The Crystal Structure of the Nuclease Domain of Colicin E7 Suggests a Mechanism for Binding to Double-stranded DNA by the H-N-H EndonucleasesCheng, Y.S., Hsia, K.C., Doudeva, L.G., Chak, K.F., Yuan, H.S.
(2002) J.mol.biol. 324: 227-236
- PubMed: 12441102
- PubMed Abstract:
- The crystal structure of the DNase domain of colicin E7 in complex with its inhibitor Im7 protein
Ko, T.P.,Liao, C.C.,Ku, W.Y.,Chak, K.F.,Yuan, H.S.
(1999) Structure 7: 91
The bacterial toxin ColE7 contains an H-N-H endonuclease domain (nuclease ColE7) that digests cellular DNA or RNA non-specifically in target cells, leading to cell death. In the host cell, protein Im7 forms a complex with ColE7 to inhibit its nucleas ...
The bacterial toxin ColE7 contains an H-N-H endonuclease domain (nuclease ColE7) that digests cellular DNA or RNA non-specifically in target cells, leading to cell death. In the host cell, protein Im7 forms a complex with ColE7 to inhibit its nuclease activity. Here, we present the crystal structure of the unbound nuclease ColE7 at a resolution of 2.1A. Structural comparison between the unbound and bound nuclease ColE7 in complex with Im7, suggests that Im7 is not an allosteric inhibitor that induces backbone conformational changes in nuclease ColE7, but rather one that inhibits by blocking the substrate-binding site. There were two nuclease ColE7 molecules in the P1 unit cell in crystals and they appeared as a dimer related to each other by a non-crystallographic dyad symmetry. Gel-filtration and cross-linking experiments confirmed that nuclease ColE7 indeed formed dimers in solution and that the dimeric conformation was more favored in the presence of double-stranded DNA. Structural comparison of nuclease ColE7 with the His-Cys box homing endonuclease I-PpoI further demonstrated that H-N-H motifs in dimeric nuclease ColE7 were oriented in a manner very similar to that of the betabetaalpha-fold of the active sites found in dimeric I-PpoI. A mechanism for the binding of double-stranded DNA by dimeric H-N-H nuclease ColE7 is suggested.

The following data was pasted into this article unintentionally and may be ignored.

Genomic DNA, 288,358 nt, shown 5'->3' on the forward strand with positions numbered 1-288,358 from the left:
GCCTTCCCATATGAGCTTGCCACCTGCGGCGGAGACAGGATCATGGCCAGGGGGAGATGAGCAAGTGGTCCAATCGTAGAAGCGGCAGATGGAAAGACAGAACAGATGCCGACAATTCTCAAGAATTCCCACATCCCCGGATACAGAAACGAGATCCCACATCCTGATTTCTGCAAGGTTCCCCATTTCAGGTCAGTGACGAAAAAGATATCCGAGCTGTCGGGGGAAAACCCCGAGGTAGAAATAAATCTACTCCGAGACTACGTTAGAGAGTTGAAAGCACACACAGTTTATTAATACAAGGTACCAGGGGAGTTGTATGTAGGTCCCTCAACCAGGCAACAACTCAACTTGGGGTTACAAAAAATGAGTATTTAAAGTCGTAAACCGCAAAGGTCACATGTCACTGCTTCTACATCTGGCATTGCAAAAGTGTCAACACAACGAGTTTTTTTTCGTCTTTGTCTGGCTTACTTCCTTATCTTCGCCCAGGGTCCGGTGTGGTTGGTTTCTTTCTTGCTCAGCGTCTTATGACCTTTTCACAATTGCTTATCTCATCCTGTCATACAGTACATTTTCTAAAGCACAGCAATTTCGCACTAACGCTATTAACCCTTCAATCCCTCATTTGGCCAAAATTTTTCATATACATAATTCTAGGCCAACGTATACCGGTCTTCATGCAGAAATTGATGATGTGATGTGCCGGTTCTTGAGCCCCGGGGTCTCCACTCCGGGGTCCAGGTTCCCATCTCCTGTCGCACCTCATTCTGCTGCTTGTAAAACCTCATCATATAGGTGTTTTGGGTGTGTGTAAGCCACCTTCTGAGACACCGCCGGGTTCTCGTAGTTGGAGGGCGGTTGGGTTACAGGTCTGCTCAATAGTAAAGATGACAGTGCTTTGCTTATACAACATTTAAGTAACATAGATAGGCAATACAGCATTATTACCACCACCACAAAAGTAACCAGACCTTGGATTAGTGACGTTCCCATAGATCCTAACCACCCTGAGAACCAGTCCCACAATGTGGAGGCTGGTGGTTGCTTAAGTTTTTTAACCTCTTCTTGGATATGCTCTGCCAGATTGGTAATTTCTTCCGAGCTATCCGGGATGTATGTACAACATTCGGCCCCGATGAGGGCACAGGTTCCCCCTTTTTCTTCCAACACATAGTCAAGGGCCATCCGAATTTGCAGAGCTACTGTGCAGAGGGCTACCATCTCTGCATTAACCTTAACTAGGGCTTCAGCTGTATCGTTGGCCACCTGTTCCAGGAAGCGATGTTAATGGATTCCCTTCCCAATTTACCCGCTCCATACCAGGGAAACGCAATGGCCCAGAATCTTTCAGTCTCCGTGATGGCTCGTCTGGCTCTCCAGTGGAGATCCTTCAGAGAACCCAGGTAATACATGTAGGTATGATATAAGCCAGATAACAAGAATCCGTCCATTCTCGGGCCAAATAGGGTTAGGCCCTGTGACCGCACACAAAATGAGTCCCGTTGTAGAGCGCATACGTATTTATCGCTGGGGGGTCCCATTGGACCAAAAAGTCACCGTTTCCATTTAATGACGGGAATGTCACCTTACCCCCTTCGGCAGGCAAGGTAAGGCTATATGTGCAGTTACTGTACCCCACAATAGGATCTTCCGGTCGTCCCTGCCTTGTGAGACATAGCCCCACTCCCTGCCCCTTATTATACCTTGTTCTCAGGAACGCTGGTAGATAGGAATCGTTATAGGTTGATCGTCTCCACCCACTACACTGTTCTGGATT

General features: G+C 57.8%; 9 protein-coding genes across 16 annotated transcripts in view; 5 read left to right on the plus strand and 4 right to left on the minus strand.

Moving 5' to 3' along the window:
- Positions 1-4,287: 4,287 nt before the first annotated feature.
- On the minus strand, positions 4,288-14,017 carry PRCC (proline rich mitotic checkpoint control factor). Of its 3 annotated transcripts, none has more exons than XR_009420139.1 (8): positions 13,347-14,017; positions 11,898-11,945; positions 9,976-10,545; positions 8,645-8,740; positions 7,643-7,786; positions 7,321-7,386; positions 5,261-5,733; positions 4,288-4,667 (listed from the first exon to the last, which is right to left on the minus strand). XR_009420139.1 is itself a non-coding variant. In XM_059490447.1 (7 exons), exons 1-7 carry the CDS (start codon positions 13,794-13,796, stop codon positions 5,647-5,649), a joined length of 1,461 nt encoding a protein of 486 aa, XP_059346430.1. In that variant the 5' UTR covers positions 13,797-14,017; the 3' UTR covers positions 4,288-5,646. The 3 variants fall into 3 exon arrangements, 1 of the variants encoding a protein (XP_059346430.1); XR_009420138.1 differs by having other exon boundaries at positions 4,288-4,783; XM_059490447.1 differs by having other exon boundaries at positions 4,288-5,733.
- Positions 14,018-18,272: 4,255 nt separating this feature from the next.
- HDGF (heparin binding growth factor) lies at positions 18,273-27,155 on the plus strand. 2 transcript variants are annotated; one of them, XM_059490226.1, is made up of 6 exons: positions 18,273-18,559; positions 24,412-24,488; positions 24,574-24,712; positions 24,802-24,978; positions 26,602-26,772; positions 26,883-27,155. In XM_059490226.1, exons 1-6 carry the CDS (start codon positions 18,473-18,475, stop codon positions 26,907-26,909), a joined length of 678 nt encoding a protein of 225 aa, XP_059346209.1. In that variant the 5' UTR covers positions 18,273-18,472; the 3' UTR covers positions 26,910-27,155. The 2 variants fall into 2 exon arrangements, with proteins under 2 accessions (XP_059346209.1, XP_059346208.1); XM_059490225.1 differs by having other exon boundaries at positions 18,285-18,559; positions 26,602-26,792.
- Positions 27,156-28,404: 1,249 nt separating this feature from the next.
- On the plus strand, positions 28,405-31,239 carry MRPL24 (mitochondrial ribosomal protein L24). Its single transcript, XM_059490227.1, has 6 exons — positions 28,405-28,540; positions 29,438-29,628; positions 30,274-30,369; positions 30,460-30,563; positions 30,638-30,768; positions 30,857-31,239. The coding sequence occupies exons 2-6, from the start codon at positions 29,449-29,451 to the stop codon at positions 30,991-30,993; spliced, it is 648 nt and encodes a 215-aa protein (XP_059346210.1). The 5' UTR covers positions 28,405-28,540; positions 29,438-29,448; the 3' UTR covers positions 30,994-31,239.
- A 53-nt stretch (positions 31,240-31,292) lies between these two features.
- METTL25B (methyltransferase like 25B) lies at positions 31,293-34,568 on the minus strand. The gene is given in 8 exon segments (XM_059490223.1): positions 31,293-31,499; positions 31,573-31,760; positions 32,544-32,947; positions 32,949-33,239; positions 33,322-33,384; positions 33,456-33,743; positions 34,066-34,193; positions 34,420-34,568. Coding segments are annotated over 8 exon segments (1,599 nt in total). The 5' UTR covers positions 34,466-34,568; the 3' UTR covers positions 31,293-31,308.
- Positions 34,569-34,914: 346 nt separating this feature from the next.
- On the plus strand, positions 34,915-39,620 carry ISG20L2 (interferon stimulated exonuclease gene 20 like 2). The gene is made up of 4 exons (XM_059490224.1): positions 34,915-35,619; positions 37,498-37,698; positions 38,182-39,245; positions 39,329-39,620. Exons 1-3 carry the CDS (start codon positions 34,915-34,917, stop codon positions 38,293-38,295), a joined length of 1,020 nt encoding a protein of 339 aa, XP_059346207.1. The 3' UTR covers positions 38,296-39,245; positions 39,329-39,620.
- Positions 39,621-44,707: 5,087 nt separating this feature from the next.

Institute of Molecular Biology, Academia Sinica, Taipei 11529, Taiwan, ROC.